Fall 2014 Courses

ENG 231 The Gothic: Vampires, Zombies, Frankenstein (Hybrid)
TTH 1:00-2:30, LPC
Face-to-Face Meeting Dates: TBD


This course treats Mary Shelley’s Frankenstein: both the works of art that influenced it as well as the Frankenstein complex Shelley’s novel helped spawn. Towards this end, we will read Goethe’s Sorrows of Young Werther (a novel about suicide), and excerpts from Plutarch’s Lives, and Milton’s Paradise Lost. We will read works of art the creature read (those listed above, striving to understand his point of view. We will then turn to outgrowths of that famous summer in 1816 at the Villa Diodati, when Byron, Percy Shelley, Mary Shelley, and John Polidori helped to create the literary legend of the vampire, taken up so interestingly by Bram Stoker in his novel. We will also read a novel from the steam-punk genre, Tim Powers’ The Stress of Her Regard, which makes allusions to writers we will be reading in this course. How did steam-punk evolve out of gothic tendencies in literature, and what do modern film treatments of zombies and vampires in such works as Twilight and Warm Bodies owe to their literary predecessors? This class will focus on literature, but we will look at film clips for purposes of comparison and contrast.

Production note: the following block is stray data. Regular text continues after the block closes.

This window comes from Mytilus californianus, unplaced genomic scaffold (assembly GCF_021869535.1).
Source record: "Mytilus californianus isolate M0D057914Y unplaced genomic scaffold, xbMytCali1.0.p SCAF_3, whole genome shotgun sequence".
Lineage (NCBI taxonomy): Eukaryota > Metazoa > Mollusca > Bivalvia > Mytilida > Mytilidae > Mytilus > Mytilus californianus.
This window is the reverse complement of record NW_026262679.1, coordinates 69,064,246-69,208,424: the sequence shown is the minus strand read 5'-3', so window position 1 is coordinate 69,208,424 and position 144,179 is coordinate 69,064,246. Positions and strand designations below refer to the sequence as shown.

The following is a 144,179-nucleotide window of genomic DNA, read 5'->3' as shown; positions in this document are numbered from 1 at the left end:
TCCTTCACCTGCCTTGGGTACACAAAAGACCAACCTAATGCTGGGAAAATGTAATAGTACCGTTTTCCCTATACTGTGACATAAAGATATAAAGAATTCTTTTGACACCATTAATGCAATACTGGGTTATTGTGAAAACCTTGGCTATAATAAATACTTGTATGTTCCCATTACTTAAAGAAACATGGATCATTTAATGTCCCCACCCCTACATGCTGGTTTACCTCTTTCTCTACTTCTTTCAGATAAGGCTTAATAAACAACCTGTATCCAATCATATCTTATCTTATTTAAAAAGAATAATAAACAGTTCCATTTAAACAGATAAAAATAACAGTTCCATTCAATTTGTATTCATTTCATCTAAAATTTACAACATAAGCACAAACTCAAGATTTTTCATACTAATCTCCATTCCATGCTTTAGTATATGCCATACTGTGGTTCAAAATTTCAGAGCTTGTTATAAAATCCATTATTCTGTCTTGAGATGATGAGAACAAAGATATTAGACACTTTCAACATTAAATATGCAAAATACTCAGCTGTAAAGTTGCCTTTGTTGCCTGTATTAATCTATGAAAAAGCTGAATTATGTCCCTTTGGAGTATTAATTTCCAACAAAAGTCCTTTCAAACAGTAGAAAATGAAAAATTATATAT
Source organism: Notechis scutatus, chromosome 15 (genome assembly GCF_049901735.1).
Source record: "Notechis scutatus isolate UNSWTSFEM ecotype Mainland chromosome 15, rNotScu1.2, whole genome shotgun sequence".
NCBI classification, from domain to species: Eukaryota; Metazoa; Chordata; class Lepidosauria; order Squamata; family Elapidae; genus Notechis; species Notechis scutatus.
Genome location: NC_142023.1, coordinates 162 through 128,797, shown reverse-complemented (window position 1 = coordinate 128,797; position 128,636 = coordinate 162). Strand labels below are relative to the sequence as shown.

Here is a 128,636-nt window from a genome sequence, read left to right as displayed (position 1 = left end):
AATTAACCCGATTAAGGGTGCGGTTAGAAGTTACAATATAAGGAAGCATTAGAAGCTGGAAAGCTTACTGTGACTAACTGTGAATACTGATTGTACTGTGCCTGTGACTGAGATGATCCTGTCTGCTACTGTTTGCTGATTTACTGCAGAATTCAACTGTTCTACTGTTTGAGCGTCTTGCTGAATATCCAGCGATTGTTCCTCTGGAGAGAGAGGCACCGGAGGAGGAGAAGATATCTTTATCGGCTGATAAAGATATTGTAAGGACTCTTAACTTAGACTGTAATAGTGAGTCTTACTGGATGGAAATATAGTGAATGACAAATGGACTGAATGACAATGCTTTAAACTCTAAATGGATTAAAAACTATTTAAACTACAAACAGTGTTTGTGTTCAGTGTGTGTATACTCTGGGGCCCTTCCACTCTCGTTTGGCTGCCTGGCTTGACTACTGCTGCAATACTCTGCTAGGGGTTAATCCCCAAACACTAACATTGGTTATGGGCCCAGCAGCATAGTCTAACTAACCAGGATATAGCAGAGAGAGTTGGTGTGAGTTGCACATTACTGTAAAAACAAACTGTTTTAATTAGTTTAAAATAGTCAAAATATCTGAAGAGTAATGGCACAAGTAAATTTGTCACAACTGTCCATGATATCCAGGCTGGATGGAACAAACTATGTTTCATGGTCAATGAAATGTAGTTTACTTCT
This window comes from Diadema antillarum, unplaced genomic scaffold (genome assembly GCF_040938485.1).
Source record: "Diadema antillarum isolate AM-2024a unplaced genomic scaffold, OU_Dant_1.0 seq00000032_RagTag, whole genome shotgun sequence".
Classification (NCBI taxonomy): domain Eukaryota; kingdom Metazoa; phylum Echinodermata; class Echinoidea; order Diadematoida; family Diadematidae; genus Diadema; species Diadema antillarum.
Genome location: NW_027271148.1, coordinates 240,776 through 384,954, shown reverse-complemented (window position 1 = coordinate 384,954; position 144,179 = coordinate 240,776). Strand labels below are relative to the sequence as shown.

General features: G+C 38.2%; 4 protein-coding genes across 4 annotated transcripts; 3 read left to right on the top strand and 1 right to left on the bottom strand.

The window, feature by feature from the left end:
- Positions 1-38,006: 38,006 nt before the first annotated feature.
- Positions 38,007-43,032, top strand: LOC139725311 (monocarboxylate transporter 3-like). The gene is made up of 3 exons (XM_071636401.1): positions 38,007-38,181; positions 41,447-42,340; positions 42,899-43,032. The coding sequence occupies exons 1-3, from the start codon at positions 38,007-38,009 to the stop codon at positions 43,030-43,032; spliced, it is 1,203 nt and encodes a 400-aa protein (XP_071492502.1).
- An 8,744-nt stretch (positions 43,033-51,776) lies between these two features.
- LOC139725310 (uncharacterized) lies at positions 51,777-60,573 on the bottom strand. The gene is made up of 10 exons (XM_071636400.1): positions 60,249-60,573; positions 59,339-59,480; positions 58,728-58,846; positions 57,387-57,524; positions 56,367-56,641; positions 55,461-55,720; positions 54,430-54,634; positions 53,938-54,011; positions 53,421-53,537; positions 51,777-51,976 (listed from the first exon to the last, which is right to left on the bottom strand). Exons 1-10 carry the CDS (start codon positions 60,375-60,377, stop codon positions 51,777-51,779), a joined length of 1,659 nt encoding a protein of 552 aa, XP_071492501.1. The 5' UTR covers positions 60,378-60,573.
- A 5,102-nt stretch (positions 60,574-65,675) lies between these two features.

ENG 471 Bibliography and Literary Research
T 6:00-9:15, LPC
The New Bibliography

In the 1980s, Jerome McGann’s A Critique of Modern Textual Criticism challenged the Gregg-Bowers-Tanselle approach to literary editing, focusing on the fact that single editions of works were no longer tenable or desirable. McGann’s Radiant Textuality discusses the implications of the world wide web for editing. He notes how editing specific nineteenth century texts, such as the works of Dante Gabriel Rossetti, challenged him to think in new ways about the field of bibliography. We will consider how editors have struggled with the tasks assigned to them, by reading Alexander Pettit’s collection of essays which discusses editions of Faulkner, Conrad, Cather and other writers. We will also look at specific internet sites, such as the Blake Archive, the Rossetti project, Romantic Web Circles, and the Dickens website to conduct research. Students will learn to write abstracts in preparation for presentations at scholarly conferences.

Past Courses

HON 101: World Literature
ENG 471: Bibliography and Literary Research
ENG 340: Nineteenth Century English Literature
HON 205: Interdisciplinary Arts
ENG 112: Bibliography and Literary Research
LSP 112: Focal Point Seminar: Thomas Jefferson’s Scrapbooks
ENG 245: The British Novel
HON 205: Orpheus in literature and the visual arts: HONORS